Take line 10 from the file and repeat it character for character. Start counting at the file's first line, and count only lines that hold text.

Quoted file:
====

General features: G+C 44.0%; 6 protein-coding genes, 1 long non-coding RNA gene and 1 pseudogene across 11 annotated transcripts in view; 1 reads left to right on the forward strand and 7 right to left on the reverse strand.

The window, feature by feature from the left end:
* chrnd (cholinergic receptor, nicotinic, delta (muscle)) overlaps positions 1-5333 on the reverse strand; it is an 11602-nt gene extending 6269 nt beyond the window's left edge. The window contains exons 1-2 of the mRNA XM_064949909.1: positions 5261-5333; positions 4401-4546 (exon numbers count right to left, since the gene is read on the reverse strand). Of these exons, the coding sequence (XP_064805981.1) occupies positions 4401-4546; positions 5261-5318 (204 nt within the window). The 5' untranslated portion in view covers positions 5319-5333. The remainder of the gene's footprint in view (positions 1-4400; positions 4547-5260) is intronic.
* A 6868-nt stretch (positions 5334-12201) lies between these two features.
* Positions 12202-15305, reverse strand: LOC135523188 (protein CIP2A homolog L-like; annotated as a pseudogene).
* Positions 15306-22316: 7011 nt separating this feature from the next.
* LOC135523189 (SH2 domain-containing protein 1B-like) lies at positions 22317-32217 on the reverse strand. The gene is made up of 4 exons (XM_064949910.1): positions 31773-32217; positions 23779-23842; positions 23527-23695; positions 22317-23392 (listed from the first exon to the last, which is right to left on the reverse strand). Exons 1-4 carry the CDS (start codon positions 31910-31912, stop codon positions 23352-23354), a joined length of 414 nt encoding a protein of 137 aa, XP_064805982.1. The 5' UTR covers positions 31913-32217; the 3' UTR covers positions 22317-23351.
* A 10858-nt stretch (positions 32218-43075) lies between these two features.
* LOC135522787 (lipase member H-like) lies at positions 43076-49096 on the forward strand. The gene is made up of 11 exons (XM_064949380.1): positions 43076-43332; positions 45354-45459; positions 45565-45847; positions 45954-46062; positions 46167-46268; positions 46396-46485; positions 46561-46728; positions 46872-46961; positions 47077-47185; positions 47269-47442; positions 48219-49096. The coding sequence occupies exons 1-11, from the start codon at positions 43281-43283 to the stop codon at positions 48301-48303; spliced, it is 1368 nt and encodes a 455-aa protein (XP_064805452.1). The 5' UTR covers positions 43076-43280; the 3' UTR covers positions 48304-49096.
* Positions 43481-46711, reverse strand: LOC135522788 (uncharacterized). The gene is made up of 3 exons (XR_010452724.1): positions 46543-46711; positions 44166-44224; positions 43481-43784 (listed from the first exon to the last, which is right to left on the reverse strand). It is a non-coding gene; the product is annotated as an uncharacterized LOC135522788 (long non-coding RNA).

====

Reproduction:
* Positions 43481-46711, reverse strand: LOC135522788 (uncharacterized). The gene is made up of 3 exons (XR_010452724.1): positions 46543-46711; positions 44166-44224; positions 43481-43784 (listed from the first exon to the last, which is right to left on the reverse strand). It is a non-coding gene; the product is annotated as an uncharacterized LOC135522788 (long non-coding RNA).